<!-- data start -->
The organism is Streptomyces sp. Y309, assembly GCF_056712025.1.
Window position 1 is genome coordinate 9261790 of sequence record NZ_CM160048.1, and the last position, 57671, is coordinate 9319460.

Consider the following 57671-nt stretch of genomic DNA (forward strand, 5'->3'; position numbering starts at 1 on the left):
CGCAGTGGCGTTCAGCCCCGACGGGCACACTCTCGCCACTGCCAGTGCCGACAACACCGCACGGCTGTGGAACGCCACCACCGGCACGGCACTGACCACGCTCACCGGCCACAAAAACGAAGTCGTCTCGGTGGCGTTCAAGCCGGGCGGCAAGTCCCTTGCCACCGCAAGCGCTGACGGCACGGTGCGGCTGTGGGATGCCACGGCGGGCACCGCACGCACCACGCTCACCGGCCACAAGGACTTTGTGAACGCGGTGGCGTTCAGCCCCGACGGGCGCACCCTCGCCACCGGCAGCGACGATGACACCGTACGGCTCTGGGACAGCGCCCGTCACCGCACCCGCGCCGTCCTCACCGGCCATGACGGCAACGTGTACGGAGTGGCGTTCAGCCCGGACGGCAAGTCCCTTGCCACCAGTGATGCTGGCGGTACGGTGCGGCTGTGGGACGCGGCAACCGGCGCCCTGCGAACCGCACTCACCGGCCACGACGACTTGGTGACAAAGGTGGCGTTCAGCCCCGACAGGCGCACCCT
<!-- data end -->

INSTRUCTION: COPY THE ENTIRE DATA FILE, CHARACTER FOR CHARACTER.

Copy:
The organism is Streptomyces sp. Y309, assembly GCF_056712025.1.
Window position 1 is genome coordinate 9261790 of sequence record NZ_CM160048.1, and the last position, 57671, is coordinate 9319460.

Consider the following 57671-nt stretch of genomic DNA (forward strand, 5'->3'; position numbering starts at 1 on the left):
CGCAGTGGCGTTCAGCCCCGACGGGCACACTCTCGCCACTGCCAGTGCCGACAACACCGCACGGCTGTGGAACGCCACCACCGGCACGGCACTGACCACGCTCACCGGCCACAAAAACGAAGTCGTCTCGGTGGCGTTCAAGCCGGGCGGCAAGTCCCTTGCCACCGCAAGCGCTGACGGCACGGTGCGGCTGTGGGATGCCACGGCGGGCACCGCACGCACCACGCTCACCGGCCACAAGGACTTTGTGAACGCGGTGGCGTTCAGCCCCGACGGGCGCACCCTCGCCACCGGCAGCGACGATGACACCGTACGGCTCTGGGACAGCGCCCGTCACCGCACCCGCGCCGTCCTCACCGGCCATGACGGCAACGTGTACGGAGTGGCGTTCAGCCCGGACGGCAAGTCCCTTGCCACCAGTGATGCTGGCGGTACGGTGCGGCTGTGGGACGCGGCAACCGGCGCCCTGCGAACCGCACTCACCGGCCACGACGACTTGGTGACAAAGGTGGCGTTCAGCCCCGACAGGCGCACCCT